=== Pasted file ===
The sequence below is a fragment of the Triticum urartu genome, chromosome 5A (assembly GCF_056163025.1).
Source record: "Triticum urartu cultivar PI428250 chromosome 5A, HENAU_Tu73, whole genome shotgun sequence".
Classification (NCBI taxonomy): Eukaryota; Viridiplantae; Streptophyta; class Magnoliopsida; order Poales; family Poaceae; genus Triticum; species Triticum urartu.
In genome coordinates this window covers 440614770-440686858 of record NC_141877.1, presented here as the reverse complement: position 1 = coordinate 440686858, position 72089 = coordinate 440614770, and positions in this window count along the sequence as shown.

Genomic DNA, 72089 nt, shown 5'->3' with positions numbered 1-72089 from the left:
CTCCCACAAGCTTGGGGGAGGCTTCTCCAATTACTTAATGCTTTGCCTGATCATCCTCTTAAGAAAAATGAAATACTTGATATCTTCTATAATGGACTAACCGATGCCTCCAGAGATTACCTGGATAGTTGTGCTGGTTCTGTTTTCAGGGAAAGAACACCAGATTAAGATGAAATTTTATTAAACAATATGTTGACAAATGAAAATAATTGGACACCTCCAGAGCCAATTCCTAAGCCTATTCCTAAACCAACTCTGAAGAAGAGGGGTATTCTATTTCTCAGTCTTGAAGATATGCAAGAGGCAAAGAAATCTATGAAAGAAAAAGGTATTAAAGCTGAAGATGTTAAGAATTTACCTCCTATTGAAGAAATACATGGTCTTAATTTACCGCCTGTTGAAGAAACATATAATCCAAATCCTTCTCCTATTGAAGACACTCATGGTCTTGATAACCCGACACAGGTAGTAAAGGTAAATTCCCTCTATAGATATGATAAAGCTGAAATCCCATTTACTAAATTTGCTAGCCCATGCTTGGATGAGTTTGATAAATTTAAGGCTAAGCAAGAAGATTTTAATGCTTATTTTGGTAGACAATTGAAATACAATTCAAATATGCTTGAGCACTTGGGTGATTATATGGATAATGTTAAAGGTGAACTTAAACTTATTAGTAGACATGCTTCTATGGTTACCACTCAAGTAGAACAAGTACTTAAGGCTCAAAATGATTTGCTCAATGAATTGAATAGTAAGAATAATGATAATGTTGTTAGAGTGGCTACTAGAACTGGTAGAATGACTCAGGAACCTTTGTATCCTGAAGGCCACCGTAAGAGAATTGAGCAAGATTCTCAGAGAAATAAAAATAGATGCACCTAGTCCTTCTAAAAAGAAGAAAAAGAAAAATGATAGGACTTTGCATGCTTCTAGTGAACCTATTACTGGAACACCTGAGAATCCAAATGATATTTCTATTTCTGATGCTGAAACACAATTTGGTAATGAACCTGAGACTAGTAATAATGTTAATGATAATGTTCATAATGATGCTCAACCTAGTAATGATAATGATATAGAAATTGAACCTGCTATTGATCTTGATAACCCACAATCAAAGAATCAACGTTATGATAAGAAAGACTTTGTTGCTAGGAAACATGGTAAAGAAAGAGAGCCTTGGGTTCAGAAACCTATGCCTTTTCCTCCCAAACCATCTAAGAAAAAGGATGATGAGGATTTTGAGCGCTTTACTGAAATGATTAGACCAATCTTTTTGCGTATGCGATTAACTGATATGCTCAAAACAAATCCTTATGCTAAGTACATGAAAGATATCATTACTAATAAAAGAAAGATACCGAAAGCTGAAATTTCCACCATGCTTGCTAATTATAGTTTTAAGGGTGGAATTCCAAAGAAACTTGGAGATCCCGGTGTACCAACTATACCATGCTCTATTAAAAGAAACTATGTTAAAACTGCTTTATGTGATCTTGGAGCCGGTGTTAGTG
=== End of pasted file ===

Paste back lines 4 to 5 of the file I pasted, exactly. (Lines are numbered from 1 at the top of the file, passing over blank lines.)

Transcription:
In genome coordinates this window covers 440614770-440686858 of record NC_141877.1, presented here as the reverse complement: position 1 = coordinate 440686858, position 72089 = coordinate 440614770, and positions in this window count along the sequence as shown.

Genomic DNA, 72089 nt, shown 5'->3' with positions numbered 1-72089 from the left: